While it’s great that thrifting is no longer something to be looked down upon, its popularity has significant drawbacks for the people who rely on thrift stores’ affordability. Sellers on Depop tend to “clear out” thrift stores of all their high quality, trendy clothing, leaving nothing but lower quality clothing left for the people who shop there because they can’t afford anything else. These sellers then mark up their items to unaffordable prices. They may have bought a pair of jeans at the thrift store for $7, but then go on to sell them for $200 on Depop.
Consignment shop worker Karen Velaquez, 20, has watched Depop sellers come into her store and completely change the industry in recent years. She said she’s noticed many resellers come into the store and search for certain branded items due to their popularity. As someone who thrifts herself, she said it has been harder to find quality items because thrift stores have become aware of these trends, increasing their prices.
“When you do [find things,] they’re usually $12 to $16 plus, which isn’t a lot, but compared to back then when I would find Harley t-shirts for five dollars, it’s a big difference,” she said, “especially for the people that go to thrift stores because they genuinely can’t afford to shop anywhere else.”
Velaquez’s workplace is located in Commack, “which is in no way a poor town” according to her. She’s noticed people from upper-middle class communities like Smithtown and Dix Hills coming into thrift stores and making purchases ranging from $30 to $100, or even more.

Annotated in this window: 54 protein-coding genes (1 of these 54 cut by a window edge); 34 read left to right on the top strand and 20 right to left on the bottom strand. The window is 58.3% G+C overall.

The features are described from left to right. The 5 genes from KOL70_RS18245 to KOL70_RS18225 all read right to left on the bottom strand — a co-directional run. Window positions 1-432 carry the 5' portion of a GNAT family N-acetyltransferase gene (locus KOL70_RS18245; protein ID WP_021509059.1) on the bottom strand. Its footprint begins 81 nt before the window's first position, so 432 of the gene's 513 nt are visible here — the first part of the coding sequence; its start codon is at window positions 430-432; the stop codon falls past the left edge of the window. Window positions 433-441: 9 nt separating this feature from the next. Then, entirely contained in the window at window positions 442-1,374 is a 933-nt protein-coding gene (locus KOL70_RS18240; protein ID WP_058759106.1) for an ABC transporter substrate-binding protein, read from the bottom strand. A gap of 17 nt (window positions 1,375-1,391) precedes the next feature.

“By no means are the people that shop at my store depending solely on thrift stores for clothing items. These are the kind of people that can spend $50 on a pair of jeans or even a t-shirt and not bat an eye.”
Velaquez said that growing up, thrifting was looked down upon and something to be ashamed of. She’s happy to see the destigmatization of buying clothing second hand. However, she still has some reservations.
“The issue is that these people who can easily afford higher-end goods are going in and capitalizing on the cheaper items for profit because it’s just making it harder for the families that depend on thrifts to be able to buy the items they need.”
Since thrift stores have caught on and begun to hike up the prices of trendy items, many low-income customers have been forced to turn away from thrift stores and towards fast fashion. Even if the quality of these items is lower, at least they can afford the trendy clothing that is otherwise being bought up by middle- and upper-class shoppers. And when these clothes eventually either wear out or fall out of style, they have nowhere to go but the landfill. Because of virtual thrift apps like Poshmark, Thredup and Depop, the act of thrifting has been appropriated by the middle class.
This gentrification goes completely against the original intention of providing clothing to low-income individuals. The clothing resale industry has become exploitative and unethical, as stores turn their backs on the people who created them and need them the most.
There’s nothing inherently wrong with enjoying thrift shopping — it is more environmentally sustainable to reuse and repurpose clothing. It also helps curtail fast fashion and the exploitation of garment workers around the world. However, the needs of people who need thrift stores the most can’t be overlooked. Low-income people deserve to wear quality, trendy clothing as much as anyone else. Middle- and upper-class people must address their economic privilege and how their consumerism may be impacting people with fewer resources.